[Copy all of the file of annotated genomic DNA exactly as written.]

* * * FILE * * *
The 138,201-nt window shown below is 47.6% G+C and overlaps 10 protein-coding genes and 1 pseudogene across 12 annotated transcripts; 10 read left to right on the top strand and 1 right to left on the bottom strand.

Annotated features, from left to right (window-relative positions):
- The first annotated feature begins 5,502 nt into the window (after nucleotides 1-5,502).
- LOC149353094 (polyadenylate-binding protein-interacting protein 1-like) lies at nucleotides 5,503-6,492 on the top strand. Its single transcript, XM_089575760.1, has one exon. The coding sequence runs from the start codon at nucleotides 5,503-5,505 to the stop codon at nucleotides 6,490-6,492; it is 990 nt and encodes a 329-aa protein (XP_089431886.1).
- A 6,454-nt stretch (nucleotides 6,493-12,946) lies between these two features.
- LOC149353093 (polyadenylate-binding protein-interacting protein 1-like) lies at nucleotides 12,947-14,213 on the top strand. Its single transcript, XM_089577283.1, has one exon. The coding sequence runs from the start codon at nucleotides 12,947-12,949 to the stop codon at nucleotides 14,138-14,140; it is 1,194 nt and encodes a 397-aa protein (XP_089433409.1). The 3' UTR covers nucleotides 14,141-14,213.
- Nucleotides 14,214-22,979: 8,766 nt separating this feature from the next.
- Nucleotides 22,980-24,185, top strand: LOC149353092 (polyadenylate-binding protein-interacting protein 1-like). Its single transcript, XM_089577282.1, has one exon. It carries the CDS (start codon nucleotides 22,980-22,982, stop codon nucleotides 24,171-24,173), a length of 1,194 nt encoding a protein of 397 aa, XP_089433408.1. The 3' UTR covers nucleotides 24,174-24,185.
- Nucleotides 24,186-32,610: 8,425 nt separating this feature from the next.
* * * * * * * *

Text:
The 138,201-nt window shown below is 47.6% G+C and overlaps 10 protein-coding genes and 1 pseudogene across 12 annotated transcripts; 10 read left to right on the top strand and 1 right to left on the bottom strand.

Annotated features, from left to right (window-relative positions):
- The first annotated feature begins 5,502 nt into the window (after nucleotides 1-5,502).
- LOC149353094 (polyadenylate-binding protein-interacting protein 1-like) lies at nucleotides 5,503-6,492 on the top strand. Its single transcript, XM_089575760.1, has one exon. The coding sequence runs from the start codon at nucleotides 5,503-5,505 to the stop codon at nucleotides 6,490-6,492; it is 990 nt and encodes a 329-aa protein (XP_089431886.1).
- A 6,454-nt stretch (nucleotides 6,493-12,946) lies between these two features.
- LOC149353093 (polyadenylate-binding protein-interacting protein 1-like) lies at nucleotides 12,947-14,213 on the top strand. Its single transcript, XM_089577283.1, has one exon. The coding sequence runs from the start codon at nucleotides 12,947-12,949 to the stop codon at nucleotides 14,138-14,140; it is 1,194 nt and encodes a 397-aa protein (XP_089433409.1). The 3' UTR covers nucleotides 14,141-14,213.
- Nucleotides 14,214-22,979: 8,766 nt separating this feature from the next.
- Nucleotides 22,980-24,185, top strand: LOC149353092 (polyadenylate-binding protein-interacting protein 1-like). Its single transcript, XM_089577282.1, has one exon. It carries the CDS (start codon nucleotides 22,980-22,982, stop codon nucleotides 24,171-24,173), a length of 1,194 nt encoding a protein of 397 aa, XP_089433408.1. The 3' UTR covers nucleotides 24,174-24,185.
- Nucleotides 24,186-32,610: 8,425 nt separating this feature from the next.